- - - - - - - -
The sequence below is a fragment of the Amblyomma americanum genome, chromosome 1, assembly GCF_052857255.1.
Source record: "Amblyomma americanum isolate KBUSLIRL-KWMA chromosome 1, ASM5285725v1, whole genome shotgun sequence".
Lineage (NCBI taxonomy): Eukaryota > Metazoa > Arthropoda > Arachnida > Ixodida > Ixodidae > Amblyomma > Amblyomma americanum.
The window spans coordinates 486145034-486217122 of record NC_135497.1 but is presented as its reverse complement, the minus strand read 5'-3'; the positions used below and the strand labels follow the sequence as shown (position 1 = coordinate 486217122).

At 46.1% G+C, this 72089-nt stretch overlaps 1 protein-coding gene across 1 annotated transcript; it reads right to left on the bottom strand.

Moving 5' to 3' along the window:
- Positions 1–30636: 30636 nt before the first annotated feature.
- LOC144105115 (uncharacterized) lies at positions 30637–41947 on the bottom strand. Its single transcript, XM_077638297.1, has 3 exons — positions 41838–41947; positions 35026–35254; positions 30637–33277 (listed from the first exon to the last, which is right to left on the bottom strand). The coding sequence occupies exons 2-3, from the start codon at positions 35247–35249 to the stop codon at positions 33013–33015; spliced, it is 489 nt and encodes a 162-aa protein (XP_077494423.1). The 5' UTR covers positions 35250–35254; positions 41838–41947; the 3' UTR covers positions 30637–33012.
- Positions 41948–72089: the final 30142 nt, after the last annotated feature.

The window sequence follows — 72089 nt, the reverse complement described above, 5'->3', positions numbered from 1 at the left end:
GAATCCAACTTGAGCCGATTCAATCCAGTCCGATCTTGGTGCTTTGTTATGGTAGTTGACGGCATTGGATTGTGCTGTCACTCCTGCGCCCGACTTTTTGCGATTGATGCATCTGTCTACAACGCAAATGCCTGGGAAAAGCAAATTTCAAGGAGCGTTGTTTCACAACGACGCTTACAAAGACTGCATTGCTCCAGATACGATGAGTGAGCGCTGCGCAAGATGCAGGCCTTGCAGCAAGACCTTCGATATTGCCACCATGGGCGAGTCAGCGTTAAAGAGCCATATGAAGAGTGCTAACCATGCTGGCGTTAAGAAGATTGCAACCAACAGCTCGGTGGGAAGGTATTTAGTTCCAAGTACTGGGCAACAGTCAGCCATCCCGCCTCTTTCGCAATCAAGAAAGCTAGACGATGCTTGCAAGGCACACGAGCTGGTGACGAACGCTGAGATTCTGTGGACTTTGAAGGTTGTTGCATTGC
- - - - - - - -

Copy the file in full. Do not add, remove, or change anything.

The sequence below is a fragment of the Amblyomma americanum genome, chromosome 1, assembly GCF_052857255.1.
Source record: "Amblyomma americanum isolate KBUSLIRL-KWMA chromosome 1, ASM5285725v1, whole genome shotgun sequence".
Lineage (NCBI taxonomy): Eukaryota > Metazoa > Arthropoda > Arachnida > Ixodida > Ixodidae > Amblyomma > Amblyomma americanum.
The window spans coordinates 486145034-486217122 of record NC_135497.1 but is presented as its reverse complement, the minus strand read 5'-3'; the positions used below and the strand labels follow the sequence as shown (position 1 = coordinate 486217122).

At 46.1% G+C, this 72089-nt stretch overlaps 1 protein-coding gene across 1 annotated transcript; it reads right to left on the bottom strand.

Moving 5' to 3' along the window:
- Positions 1–30636: 30636 nt before the first annotated feature.
- LOC144105115 (uncharacterized) lies at positions 30637–41947 on the bottom strand. Its single transcript, XM_077638297.1, has 3 exons — positions 41838–41947; positions 35026–35254; positions 30637–33277 (listed from the first exon to the last, which is right to left on the bottom strand). The coding sequence occupies exons 2-3, from the start codon at positions 35247–35249 to the stop codon at positions 33013–33015; spliced, it is 489 nt and encodes a 162-aa protein (XP_077494423.1). The 5' UTR covers positions 35250–35254; positions 41838–41947; the 3' UTR covers positions 30637–33012.
- Positions 41948–72089: the final 30142 nt, after the last annotated feature.

The window sequence follows — 72089 nt, the reverse complement described above, 5'->3', positions numbered from 1 at the left end:
GAATCCAACTTGAGCCGATTCAATCCAGTCCGATCTTGGTGCTTTGTTATGGTAGTTGACGGCATTGGATTGTGCTGTCACTCCTGCGCCCGACTTTTTGCGATTGATGCATCTGTCTACAACGCAAATGCCTGGGAAAAGCAAATTTCAAGGAGCGTTGTTTCACAACGACGCTTACAAAGACTGCATTGCTCCAGATACGATGAGTGAGCGCTGCGCAAGATGCAGGCCTTGCAGCAAGACCTTCGATATTGCCACCATGGGCGAGTCAGCGTTAAAGAGCCATATGAAGAGTGCTAACCATGCTGGCGTTAAGAAGATTGCAACCAACAGCTCGGTGGGAAGGTATTTAGTTCCAAGTACTGGGCAACAGTCAGCCATCCCGCCTCTTTCGCAATCAAGAAAGCTAGACGATGCTTGCAAGGCACACGAGCTGGTGACGAACGCTGAGATTCTGTGGACTTTGAAGGTTGTTGCATTGC